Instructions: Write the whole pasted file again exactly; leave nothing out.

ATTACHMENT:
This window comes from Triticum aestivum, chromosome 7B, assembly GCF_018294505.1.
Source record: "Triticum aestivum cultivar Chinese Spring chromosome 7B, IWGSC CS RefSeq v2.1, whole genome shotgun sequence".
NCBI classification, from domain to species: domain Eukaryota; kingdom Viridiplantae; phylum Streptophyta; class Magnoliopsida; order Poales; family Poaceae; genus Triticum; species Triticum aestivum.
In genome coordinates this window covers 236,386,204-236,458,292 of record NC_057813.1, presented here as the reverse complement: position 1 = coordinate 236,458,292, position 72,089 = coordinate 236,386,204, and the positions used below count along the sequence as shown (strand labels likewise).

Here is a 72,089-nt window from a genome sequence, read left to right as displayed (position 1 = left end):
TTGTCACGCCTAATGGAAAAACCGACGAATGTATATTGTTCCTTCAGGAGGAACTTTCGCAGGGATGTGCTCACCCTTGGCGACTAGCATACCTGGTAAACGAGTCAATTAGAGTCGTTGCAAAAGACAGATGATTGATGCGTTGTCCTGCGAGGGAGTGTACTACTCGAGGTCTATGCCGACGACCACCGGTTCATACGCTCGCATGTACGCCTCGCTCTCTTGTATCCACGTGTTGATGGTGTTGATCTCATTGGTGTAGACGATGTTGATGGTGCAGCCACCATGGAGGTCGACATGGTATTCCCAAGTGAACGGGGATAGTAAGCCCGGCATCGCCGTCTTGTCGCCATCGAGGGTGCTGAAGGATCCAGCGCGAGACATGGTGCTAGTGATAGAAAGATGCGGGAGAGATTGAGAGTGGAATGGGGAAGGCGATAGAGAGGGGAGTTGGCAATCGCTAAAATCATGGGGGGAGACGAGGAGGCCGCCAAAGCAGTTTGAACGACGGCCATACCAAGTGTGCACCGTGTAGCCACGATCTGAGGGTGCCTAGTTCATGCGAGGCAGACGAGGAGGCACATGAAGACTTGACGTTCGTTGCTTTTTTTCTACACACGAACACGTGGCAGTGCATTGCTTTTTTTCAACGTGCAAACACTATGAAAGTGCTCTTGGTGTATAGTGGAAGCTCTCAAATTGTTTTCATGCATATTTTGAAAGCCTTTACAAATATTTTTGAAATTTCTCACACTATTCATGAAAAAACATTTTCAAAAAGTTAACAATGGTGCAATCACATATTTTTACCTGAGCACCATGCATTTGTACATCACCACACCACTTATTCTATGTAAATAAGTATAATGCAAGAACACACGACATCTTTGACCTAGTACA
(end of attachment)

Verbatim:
This window comes from Triticum aestivum, chromosome 7B, assembly GCF_018294505.1.
Source record: "Triticum aestivum cultivar Chinese Spring chromosome 7B, IWGSC CS RefSeq v2.1, whole genome shotgun sequence".
NCBI classification, from domain to species: domain Eukaryota; kingdom Viridiplantae; phylum Streptophyta; class Magnoliopsida; order Poales; family Poaceae; genus Triticum; species Triticum aestivum.
In genome coordinates this window covers 236,386,204-236,458,292 of record NC_057813.1, presented here as the reverse complement: position 1 = coordinate 236,458,292, position 72,089 = coordinate 236,386,204, and the positions used below count along the sequence as shown (strand labels likewise).

Here is a 72,089-nt window from a genome sequence, read left to right as displayed (position 1 = left end):
TTGTCACGCCTAATGGAAAAACCGACGAATGTATATTGTTCCTTCAGGAGGAACTTTCGCAGGGATGTGCTCACCCTTGGCGACTAGCATACCTGGTAAACGAGTCAATTAGAGTCGTTGCAAAAGACAGATGATTGATGCGTTGTCCTGCGAGGGAGTGTACTACTCGAGGTCTATGCCGACGACCACCGGTTCATACGCTCGCATGTACGCCTCGCTCTCTTGTATCCACGTGTTGATGGTGTTGATCTCATTGGTGTAGACGATGTTGATGGTGCAGCCACCATGGAGGTCGACATGGTATTCCCAAGTGAACGGGGATAGTAAGCCCGGCATCGCCGTCTTGTCGCCATCGAGGGTGCTGAAGGATCCAGCGCGAGACATGGTGCTAGTGATAGAAAGATGCGGGAGAGATTGAGAGTGGAATGGGGAAGGCGATAGAGAGGGGAGTTGGCAATCGCTAAAATCATGGGGGGAGACGAGGAGGCCGCCAAAGCAGTTTGAACGACGGCCATACCAAGTGTGCACCGTGTAGCCACGATCTGAGGGTGCCTAGTTCATGCGAGGCAGACGAGGAGGCACATGAAGACTTGACGTTCGTTGCTTTTTTTCTACACACGAACACGTGGCAGTGCATTGCTTTTTTTCAACGTGCAAACACTATGAAAGTGCTCTTGGTGTATAGTGGAAGCTCTCAAATTGTTTTCATGCATATTTTGAAAGCCTTTACAAATATTTTTGAAATTTCTCACACTATTCATGAAAAAACATTTTCAAAAAGTTAACAATGGTGCAATCACATATTTTTACCTGAGCACCATGCATTTGTACATCACCACACCACTTATTCTATGTAAATAAGTATAATGCAAGAACACACGACATCTTTGACCTAGTACA